Under the Influence at Dinosaur Park – A Free Artist Talk with Heidi Bergstrom

WhenMar 14, 2021 02:00 PM PST
WhereZoom call – register here

The Victoria Palaeontology Society with Studio H Canada International Artist Residency and Xchanges Artists’ Gallery and Studios present a Free Artist Talk with Heidi Bergstrom.

Dinosaur Provincial Park in Alberta is one of the most important UNESCO World Heritage sites in Canada, and the largest late Cretaceous (75 million years ago) find in the world (so far). They say, “if you drop your hat and don’t find a fossil, then you’re not in Dinosaur Park”. The bioreserve is the source of bones and fossils for the Royal Tyrell Museum in Drumheller, some 170 kms north west of the park, but bones from this area have been collected since the late 19th century and can be found in several major museums in the USA.

While the park provides great interest for dinosaur and fossil hunters, palaeontologists, and all kinds of scientific and geologic researchers, some contemporary artists are also fascinated by this place. Heidi Bergstrom is one of those artists who, after discovering the Drumheller region in the early 1980’s has been deeply influenced by this land and its history in her art since then.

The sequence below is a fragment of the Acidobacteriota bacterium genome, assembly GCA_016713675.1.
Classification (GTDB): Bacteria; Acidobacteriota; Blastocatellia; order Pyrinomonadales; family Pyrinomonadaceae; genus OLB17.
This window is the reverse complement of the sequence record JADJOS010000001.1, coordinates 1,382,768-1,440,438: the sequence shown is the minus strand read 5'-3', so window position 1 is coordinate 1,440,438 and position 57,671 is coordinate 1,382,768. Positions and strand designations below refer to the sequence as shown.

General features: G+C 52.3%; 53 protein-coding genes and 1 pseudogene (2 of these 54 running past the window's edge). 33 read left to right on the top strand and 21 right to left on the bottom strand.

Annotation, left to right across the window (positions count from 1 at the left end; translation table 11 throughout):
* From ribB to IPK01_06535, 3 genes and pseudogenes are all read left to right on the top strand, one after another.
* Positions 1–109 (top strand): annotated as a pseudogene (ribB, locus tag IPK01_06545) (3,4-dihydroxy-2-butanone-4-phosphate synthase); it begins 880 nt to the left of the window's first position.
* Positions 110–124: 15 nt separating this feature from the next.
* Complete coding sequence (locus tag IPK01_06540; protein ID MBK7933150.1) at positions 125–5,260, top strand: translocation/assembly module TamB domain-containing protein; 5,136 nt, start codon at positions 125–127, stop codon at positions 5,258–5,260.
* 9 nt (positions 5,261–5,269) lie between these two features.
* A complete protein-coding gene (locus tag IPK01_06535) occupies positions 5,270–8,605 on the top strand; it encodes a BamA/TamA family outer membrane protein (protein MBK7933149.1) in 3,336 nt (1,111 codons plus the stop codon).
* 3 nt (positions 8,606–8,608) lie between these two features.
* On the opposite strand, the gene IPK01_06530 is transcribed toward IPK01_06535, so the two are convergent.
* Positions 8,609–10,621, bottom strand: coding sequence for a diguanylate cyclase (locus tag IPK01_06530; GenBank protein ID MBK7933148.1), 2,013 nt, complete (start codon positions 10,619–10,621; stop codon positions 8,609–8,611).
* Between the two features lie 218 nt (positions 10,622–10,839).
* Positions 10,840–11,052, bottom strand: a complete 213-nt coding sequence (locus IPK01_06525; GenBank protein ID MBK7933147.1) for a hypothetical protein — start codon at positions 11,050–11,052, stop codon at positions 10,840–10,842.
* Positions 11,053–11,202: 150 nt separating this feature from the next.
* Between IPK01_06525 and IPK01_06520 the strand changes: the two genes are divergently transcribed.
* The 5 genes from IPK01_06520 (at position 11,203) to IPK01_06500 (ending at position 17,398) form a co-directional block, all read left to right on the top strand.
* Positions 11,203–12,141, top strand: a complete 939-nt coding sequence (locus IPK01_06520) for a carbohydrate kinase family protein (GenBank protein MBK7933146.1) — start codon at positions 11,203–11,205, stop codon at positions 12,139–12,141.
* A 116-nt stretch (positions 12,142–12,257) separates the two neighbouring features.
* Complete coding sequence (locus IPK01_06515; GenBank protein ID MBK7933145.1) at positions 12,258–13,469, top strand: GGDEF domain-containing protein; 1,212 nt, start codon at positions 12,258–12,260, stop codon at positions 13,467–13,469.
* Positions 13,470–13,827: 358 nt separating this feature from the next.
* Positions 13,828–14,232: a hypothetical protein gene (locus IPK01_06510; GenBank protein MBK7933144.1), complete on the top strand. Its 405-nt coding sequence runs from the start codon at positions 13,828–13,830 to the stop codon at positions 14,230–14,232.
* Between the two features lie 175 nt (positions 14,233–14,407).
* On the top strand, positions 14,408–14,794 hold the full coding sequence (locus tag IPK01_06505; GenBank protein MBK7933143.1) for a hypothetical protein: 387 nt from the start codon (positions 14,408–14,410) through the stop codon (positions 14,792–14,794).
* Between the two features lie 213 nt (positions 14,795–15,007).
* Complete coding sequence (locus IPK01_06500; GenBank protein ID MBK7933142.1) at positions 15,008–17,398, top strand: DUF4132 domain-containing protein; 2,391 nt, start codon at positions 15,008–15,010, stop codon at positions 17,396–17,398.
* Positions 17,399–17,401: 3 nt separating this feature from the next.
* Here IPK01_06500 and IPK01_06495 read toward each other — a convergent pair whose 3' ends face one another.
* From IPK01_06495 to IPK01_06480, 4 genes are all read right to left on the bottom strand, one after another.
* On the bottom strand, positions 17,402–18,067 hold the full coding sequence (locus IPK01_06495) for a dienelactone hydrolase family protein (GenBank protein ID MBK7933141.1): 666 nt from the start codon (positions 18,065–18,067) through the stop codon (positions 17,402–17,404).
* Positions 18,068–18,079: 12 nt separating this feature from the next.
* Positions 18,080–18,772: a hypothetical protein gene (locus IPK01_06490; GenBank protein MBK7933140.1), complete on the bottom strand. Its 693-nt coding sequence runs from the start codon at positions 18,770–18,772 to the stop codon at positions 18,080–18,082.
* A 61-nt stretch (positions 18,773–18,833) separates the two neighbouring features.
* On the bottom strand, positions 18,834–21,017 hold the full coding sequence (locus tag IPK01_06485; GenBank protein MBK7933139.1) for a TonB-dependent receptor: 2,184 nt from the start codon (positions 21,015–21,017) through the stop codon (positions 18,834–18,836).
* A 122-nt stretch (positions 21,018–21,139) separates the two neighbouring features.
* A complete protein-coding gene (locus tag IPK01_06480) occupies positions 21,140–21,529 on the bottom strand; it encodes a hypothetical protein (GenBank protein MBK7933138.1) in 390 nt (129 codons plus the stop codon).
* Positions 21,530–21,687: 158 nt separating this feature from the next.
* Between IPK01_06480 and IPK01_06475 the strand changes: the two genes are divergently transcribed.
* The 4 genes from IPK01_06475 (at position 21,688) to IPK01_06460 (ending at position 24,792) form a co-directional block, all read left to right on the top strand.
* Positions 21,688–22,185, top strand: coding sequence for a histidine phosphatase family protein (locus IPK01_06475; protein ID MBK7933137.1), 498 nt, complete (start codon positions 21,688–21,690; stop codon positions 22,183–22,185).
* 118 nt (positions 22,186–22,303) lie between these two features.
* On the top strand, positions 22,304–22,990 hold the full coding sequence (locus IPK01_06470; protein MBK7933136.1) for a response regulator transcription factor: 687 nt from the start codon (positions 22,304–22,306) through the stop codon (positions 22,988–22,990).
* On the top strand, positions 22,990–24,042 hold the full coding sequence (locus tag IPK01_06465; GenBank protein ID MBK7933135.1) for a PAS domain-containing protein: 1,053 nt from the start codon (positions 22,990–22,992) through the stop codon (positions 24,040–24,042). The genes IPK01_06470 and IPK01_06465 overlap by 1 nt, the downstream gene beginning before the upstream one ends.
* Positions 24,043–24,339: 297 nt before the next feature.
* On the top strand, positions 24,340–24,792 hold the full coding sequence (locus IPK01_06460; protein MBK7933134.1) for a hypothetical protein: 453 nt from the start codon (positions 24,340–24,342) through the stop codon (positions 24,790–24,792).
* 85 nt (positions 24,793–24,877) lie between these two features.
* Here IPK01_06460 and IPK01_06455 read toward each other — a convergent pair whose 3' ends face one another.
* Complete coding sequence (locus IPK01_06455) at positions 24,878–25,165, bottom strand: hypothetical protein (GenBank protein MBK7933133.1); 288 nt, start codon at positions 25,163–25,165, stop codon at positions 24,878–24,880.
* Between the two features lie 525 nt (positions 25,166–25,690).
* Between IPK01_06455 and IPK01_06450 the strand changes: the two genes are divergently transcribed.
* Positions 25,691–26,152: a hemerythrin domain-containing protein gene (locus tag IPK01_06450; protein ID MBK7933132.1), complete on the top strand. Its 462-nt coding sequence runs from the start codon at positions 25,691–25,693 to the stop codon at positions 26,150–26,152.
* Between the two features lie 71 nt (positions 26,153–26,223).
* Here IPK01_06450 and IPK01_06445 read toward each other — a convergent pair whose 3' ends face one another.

In this talk, Heidi will share her knowledge of the park, her creative work and plans for artistic and cultural research in the park.

Please note: this event will be streamed on Facebook live and recorded for future sharing and viewing on social media such as YouTube and websites.

A Zoom account is not required to attend the talk.

First VicPS General Meeting Online: Jan 21, 2021

On Thursday, January 21, at 7:30pm PST, VicPS will host its first online meeting. We’ll be using the Zoom platform. Paid up VicPS members will receive the Zoom meeting details via email before the meeting time.

In this first meeting, Carol Lowen and Jerri Wilkins will share their experiences exploring some private properties on the Saanich Peninsula, including site photos and a virtual show-and-tell of the few specimens collected.  If you have specimens from the Peninsula or nearby islands, or you’re aware of published papers on that area, bring them along, contribute to the show-and-tell…we welcome your participation!

We all expect this initial use of Zoom for a general meeting to go smoothly. After all, most people have been using some form of videoconferencing since March of 2020, if not earlier, for work and to keep in touch with friends and family. That said, please be patient should we experience delays helping any participant who experiences a technical hiccup.

Nov. 22 field trip

When: 8:00AM, Sunday, November 22, 2020